Goldenrod soldier beetle, Chauliognathus pensylvanicus

Goldenrod soldier beetle

by Jonnie Dietz, Florida Museum of Natural History

“Know your native pollinators” is a series of articles that will help you identify and appreciate Florida’s varied pollinators, including bees, wasps, butterflies, moths, beetles, flies, birds and bats. The leathery wing covers of Goldenrod soldier beetles don’t quite cover the tip of their abdomens. Photo by Katja Schulz CC BY 2.0.

Also known as Pennsylvania leatherwing beetles, Goldenrod soldier beetles are pollinators and predators of pesky garden pests.


Order: Coleoptera
Family: Cantharidae (Soldier beetles)
SpeciesChauliognathus pensylvanicus (C. pennsylvanicus is also an accepted spelling)


Goldenrod soldier beetles feed on the nectar and pollen of a wide variety of flowers, but goldenrod species are a particular favorite.


Soldier beetles in the genus Chauliognathus earned their name from their red and black coloration, similar to British military uniforms in the 17th and 18th centuries.


Goldenrod soldier beetles are found throughout Florida and most of the United States. Their populations peak in late summer and early fall, perfectly timed with the bloom of goldenrod. These common beetles prefer sunny spots with rich nectar sources, such as gardens, fields and roadsides.


Goldenrod soldier beetles are about ½ inch in length and are a beautiful burnt orange with black accents. (What appropriate fall colors!) Their head and legs are completely black, and they have two black spots on their thorax and wings. Their wings form an inverted “V” at the base and don’t quite cover the tip of their abdomen, making them appear as if they’re dressed in tiny tailcoats. Unlike most beetles, which have hard wing covers (elytra), soldier beetles have soft elytra, earning them the name “leatherwings.”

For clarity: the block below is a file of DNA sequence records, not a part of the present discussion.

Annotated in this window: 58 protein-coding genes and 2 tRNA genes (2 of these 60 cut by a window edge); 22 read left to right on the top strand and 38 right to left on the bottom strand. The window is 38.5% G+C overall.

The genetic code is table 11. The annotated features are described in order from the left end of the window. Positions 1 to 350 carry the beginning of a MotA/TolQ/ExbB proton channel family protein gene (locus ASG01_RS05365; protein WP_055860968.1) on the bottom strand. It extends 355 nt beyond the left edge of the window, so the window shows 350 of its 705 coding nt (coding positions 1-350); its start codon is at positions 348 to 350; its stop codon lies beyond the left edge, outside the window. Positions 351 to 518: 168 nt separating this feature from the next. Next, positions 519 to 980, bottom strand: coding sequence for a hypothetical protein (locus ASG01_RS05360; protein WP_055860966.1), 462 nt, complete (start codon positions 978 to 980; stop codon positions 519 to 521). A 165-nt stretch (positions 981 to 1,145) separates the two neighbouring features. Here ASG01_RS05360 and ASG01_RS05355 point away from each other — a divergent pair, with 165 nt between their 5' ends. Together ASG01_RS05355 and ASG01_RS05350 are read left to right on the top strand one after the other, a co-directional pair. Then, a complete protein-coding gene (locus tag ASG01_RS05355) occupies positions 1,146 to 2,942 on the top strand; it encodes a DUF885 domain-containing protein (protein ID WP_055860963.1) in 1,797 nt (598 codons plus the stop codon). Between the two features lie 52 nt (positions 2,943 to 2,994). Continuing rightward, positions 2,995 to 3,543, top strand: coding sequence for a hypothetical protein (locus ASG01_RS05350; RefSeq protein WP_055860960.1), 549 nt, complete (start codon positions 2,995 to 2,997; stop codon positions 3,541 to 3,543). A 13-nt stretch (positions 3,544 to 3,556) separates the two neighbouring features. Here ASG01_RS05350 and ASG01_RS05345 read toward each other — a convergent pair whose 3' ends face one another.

Soldier beetles are frequently confused for Blister beetles (Meloidae family). Adult Blister beetles commonly feed on flowers and leaves, and as their name suggests, they secrete defensive chemicals that cause blistering. Soldier beetles, on the other hand, are not considered a threat to humans, and they’re beneficial to have around the garden.

Goldenrod soldier beetles mating on flower

Can you see the yellow pollen stuck to the bodies of these Goldenrod soldier beetles? Photo by Judy Gallagher CC BY 2.0.

Adult soldier beetles feed on nectar and pollen, but they are also predators of plant pests like aphids, caterpillars and other insect eggs. Although they frequently show up in large numbers, Goldenrod soldier beetles do not damage plants and are harmless to humans.

If you’re a beetle, flowers are also a great place to find a mate. In fact, you will frequently see them feeding and mating at the same time! As they travel to new flowers in search of dinner and a date, pollination ensues.

Life cycle

Goldenrod soldier beetles undergo complete metamorphosis, meaning they have four different life stages: egg, larvaepupae, and adult.

Once mated, adult females lay eggs in the soil or in leaf litter. Larvae are dark in color and covered in short, dense hairs. They are voracious predators that feed on grasshopper eggs and soft-bodied insects such as aphids and caterpillars — meaning the larvae are also beneficial to have around!

Larvae overwinter as pupae in leaf litter or rotten logs, and emerge as adults in summer.


Don’t blame goldenrod for your allergies! Insect-pollinated goldenrod is not a significant allergen. Wind-pollinated ragweed blooms at the time as goldenrod and is more likely the culprit behind your itchy eyes and runny nose.